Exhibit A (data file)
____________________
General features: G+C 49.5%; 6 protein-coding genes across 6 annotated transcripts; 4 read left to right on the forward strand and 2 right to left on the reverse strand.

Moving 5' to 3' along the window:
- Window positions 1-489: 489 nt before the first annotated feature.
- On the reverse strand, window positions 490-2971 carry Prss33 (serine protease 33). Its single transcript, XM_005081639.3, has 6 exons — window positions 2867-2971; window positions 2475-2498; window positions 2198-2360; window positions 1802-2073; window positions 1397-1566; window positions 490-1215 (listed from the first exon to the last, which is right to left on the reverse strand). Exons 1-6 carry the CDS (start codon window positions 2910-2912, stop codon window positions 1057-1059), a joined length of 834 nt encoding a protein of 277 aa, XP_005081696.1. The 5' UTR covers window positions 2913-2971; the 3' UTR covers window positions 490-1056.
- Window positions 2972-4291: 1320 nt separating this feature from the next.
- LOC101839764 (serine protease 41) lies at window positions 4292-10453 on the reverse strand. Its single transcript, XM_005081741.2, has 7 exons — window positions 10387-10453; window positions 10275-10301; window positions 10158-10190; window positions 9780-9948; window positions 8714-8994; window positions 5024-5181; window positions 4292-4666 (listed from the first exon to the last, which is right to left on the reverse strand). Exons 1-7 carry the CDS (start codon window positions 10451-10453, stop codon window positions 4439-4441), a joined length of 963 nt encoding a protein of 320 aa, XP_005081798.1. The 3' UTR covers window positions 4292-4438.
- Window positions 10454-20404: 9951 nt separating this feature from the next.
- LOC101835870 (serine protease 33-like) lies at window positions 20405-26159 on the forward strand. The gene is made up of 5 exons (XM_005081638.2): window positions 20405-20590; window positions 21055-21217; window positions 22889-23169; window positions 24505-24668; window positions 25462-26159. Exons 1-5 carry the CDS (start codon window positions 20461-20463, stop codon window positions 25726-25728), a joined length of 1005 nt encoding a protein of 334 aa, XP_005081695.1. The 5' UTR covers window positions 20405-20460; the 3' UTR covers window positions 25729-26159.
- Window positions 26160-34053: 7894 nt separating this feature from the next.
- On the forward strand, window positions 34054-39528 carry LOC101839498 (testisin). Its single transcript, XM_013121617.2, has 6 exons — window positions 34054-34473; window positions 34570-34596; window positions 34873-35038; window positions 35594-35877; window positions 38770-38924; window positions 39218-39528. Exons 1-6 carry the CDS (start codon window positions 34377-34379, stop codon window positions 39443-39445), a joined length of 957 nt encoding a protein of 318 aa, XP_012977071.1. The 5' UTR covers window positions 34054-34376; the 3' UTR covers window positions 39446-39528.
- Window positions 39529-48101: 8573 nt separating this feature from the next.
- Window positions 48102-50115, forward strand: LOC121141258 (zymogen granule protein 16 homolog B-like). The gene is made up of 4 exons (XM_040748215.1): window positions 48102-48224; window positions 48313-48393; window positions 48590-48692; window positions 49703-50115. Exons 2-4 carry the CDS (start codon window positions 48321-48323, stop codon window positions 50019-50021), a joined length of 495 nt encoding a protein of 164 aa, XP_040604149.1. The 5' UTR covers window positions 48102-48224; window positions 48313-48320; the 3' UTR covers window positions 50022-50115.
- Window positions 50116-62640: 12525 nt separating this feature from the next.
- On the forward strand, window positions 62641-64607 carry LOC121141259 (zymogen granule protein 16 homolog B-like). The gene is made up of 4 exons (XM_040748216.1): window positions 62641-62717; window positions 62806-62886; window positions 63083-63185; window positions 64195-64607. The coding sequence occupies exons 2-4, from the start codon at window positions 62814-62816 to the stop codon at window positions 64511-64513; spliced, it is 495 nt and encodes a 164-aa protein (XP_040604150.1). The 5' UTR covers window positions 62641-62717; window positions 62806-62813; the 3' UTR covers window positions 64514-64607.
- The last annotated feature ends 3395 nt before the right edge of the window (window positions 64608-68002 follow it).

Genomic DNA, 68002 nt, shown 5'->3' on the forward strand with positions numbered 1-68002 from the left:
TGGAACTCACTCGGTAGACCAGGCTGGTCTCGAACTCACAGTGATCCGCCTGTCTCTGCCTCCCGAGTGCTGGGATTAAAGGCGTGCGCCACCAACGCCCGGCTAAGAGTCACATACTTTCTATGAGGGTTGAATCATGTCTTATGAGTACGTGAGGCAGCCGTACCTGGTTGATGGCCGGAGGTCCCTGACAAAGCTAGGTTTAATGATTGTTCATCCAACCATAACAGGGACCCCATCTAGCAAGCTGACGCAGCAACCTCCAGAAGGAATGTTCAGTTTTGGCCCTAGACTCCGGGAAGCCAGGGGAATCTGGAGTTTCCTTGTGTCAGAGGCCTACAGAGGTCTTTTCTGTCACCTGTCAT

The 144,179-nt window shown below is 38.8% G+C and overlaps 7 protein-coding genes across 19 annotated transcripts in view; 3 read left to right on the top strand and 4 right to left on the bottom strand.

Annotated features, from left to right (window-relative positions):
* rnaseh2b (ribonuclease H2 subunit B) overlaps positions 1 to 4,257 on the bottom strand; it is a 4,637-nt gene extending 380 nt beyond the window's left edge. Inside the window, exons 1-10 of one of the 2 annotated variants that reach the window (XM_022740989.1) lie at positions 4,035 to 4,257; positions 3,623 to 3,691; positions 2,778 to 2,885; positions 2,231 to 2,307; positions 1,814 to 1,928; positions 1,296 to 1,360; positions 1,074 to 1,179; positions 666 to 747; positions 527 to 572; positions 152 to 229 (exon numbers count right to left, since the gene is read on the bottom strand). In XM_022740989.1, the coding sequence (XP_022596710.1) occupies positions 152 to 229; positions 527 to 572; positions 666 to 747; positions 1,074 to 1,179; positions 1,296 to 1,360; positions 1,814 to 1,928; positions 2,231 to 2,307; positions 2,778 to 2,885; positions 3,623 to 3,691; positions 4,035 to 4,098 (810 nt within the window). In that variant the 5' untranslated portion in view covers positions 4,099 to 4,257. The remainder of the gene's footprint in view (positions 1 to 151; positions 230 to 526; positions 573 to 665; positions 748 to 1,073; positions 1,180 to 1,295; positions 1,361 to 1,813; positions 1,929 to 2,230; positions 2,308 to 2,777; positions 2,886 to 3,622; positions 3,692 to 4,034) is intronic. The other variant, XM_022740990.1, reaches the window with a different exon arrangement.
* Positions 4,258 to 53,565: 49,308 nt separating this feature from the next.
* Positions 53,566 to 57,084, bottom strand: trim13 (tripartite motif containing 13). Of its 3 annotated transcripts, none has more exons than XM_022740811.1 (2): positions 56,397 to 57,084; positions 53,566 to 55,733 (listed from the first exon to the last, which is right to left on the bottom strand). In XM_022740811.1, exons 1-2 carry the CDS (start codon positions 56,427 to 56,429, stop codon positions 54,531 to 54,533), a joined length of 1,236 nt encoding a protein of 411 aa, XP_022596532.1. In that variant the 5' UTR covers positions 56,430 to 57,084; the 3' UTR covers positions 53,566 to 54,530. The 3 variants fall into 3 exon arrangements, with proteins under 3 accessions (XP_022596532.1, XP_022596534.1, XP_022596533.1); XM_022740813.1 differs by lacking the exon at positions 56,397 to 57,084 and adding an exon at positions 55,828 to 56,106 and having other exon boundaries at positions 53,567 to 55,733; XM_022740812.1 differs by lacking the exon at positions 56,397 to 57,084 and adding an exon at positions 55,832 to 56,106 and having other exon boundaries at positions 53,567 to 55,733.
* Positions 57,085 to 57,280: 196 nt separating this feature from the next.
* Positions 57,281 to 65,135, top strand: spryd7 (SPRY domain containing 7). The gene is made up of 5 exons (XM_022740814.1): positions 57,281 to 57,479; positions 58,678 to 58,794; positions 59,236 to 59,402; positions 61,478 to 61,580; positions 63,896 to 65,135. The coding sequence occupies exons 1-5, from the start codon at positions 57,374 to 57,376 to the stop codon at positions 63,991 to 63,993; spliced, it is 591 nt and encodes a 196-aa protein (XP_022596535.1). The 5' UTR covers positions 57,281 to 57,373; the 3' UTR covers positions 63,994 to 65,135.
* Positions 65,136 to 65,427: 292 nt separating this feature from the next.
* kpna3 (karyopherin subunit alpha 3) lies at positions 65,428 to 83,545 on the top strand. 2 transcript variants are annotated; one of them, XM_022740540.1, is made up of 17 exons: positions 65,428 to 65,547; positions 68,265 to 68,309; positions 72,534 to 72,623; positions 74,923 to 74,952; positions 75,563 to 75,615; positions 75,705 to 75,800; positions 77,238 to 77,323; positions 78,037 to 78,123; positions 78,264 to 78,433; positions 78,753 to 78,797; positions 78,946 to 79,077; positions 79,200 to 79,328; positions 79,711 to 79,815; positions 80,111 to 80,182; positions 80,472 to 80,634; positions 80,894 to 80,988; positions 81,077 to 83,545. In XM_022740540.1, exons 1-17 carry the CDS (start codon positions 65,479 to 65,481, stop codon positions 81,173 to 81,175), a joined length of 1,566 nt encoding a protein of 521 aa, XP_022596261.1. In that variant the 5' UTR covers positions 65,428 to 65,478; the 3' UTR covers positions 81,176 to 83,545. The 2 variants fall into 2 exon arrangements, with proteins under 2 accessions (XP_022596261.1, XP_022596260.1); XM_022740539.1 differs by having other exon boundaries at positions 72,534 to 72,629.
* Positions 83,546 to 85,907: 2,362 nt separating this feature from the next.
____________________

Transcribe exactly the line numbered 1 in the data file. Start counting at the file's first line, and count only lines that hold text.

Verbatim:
General features: G+C 49.5%; 6 protein-coding genes across 6 annotated transcripts; 4 read left to right on the forward strand and 2 right to left on the reverse strand.